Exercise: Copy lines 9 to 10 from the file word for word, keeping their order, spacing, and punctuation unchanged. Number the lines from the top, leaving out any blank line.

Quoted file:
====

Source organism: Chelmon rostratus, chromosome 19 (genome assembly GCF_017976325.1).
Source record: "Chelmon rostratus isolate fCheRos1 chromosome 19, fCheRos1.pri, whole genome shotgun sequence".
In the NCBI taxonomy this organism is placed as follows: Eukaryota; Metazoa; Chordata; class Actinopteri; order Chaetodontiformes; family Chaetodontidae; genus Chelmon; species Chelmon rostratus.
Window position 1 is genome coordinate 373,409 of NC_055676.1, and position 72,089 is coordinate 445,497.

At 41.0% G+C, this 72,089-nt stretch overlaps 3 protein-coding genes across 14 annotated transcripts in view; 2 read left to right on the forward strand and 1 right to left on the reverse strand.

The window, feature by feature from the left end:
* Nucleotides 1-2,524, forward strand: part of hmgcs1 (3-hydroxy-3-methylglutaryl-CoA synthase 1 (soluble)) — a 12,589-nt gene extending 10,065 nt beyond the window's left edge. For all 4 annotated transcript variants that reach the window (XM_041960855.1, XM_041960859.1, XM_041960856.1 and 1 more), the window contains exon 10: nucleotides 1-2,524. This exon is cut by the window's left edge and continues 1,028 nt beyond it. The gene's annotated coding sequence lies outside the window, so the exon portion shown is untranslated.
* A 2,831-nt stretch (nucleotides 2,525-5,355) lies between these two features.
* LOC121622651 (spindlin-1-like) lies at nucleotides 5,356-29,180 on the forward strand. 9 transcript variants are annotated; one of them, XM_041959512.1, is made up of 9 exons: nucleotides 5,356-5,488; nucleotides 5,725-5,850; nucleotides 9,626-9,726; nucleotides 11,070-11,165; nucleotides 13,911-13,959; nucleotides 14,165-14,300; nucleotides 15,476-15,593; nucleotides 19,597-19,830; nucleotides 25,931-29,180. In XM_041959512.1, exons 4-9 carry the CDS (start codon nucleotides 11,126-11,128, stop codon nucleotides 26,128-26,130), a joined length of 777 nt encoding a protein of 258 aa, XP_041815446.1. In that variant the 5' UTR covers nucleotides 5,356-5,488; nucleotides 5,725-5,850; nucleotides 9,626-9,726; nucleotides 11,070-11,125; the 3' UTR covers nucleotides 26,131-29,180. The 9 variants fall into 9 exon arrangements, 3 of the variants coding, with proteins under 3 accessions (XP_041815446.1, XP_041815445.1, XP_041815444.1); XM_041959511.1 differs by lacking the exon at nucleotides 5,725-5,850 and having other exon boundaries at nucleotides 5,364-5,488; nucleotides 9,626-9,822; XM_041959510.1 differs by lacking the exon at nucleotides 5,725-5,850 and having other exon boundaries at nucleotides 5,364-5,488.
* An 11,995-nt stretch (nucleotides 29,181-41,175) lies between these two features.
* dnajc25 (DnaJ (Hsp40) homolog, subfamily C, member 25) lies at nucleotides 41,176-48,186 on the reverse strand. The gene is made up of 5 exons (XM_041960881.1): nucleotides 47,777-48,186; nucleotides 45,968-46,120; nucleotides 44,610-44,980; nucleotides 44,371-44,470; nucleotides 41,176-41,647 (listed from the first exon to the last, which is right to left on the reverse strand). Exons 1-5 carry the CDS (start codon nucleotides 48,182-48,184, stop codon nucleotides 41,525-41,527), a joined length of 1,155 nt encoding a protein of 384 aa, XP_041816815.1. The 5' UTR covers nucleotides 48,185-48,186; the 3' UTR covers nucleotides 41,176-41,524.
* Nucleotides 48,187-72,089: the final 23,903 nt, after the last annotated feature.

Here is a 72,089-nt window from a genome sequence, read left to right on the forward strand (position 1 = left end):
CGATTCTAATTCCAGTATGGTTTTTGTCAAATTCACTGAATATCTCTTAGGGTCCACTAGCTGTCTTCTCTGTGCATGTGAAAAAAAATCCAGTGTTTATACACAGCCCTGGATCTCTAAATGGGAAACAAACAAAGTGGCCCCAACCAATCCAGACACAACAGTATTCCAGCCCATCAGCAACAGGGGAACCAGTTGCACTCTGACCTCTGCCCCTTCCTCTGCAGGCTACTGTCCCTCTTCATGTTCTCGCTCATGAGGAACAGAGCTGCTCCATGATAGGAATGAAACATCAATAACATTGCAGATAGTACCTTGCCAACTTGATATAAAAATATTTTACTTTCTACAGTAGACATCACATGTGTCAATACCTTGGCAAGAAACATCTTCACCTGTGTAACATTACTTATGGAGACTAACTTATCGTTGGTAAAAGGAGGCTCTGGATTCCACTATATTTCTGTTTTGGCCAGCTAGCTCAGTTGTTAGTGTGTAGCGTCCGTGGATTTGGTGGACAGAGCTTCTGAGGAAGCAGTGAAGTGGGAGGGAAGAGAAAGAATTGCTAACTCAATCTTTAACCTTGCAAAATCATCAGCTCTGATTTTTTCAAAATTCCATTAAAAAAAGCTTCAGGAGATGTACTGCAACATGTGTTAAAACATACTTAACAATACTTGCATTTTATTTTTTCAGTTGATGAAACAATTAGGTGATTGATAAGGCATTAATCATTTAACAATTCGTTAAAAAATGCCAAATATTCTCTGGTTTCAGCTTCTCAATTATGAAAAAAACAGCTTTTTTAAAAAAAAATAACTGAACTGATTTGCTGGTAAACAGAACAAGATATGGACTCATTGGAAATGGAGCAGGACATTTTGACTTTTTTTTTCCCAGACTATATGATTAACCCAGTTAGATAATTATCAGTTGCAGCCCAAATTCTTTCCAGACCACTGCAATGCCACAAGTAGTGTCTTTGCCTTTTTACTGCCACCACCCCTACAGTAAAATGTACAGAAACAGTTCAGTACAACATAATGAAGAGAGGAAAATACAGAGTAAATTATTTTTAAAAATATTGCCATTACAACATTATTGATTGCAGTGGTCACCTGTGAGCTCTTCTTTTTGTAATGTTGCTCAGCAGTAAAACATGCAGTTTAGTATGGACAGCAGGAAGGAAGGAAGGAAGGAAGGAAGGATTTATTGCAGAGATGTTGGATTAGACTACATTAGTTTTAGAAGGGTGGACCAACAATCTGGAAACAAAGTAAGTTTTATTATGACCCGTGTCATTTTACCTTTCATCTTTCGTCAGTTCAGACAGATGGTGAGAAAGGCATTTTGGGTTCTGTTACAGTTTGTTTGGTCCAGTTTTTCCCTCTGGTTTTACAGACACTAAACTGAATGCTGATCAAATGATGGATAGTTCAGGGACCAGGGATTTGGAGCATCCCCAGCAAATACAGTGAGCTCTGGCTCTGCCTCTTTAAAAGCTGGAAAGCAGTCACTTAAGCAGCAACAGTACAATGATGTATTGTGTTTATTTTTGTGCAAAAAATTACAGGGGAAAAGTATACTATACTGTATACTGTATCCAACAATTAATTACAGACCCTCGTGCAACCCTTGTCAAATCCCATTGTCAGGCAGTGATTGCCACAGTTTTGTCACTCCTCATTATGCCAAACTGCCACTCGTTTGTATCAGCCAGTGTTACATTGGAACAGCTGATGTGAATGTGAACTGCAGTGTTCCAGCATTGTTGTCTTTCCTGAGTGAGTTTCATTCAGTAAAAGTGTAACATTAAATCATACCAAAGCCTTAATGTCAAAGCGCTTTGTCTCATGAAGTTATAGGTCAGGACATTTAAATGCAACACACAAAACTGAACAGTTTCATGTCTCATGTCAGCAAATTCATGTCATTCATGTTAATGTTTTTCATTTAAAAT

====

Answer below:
* LOC121622651 (spindlin-1-like) lies at nucleotides 5,356-29,180 on the forward strand. 9 transcript variants are annotated; one of them, XM_041959512.1, is made up of 9 exons: nucleotides 5,356-5,488; nucleotides 5,725-5,850; nucleotides 9,626-9,726; nucleotides 11,070-11,165; nucleotides 13,911-13,959; nucleotides 14,165-14,300; nucleotides 15,476-15,593; nucleotides 19,597-19,830; nucleotides 25,931-29,180. In XM_041959512.1, exons 4-9 carry the CDS (start codon nucleotides 11,126-11,128, stop codon nucleotides 26,128-26,130), a joined length of 777 nt encoding a protein of 258 aa, XP_041815446.1. In that variant the 5' UTR covers nucleotides 5,356-5,488; nucleotides 5,725-5,850; nucleotides 9,626-9,726; nucleotides 11,070-11,125; the 3' UTR covers nucleotides 26,131-29,180. The 9 variants fall into 9 exon arrangements, 3 of the variants coding, with proteins under 3 accessions (XP_041815446.1, XP_041815445.1, XP_041815444.1); XM_041959511.1 differs by lacking the exon at nucleotides 5,725-5,850 and having other exon boundaries at nucleotides 5,364-5,488; nucleotides 9,626-9,822; XM_041959510.1 differs by lacking the exon at nucleotides 5,725-5,850 and having other exon boundaries at nucleotides 5,364-5,488.
* An 11,995-nt stretch (nucleotides 29,181-41,175) lies between these two features.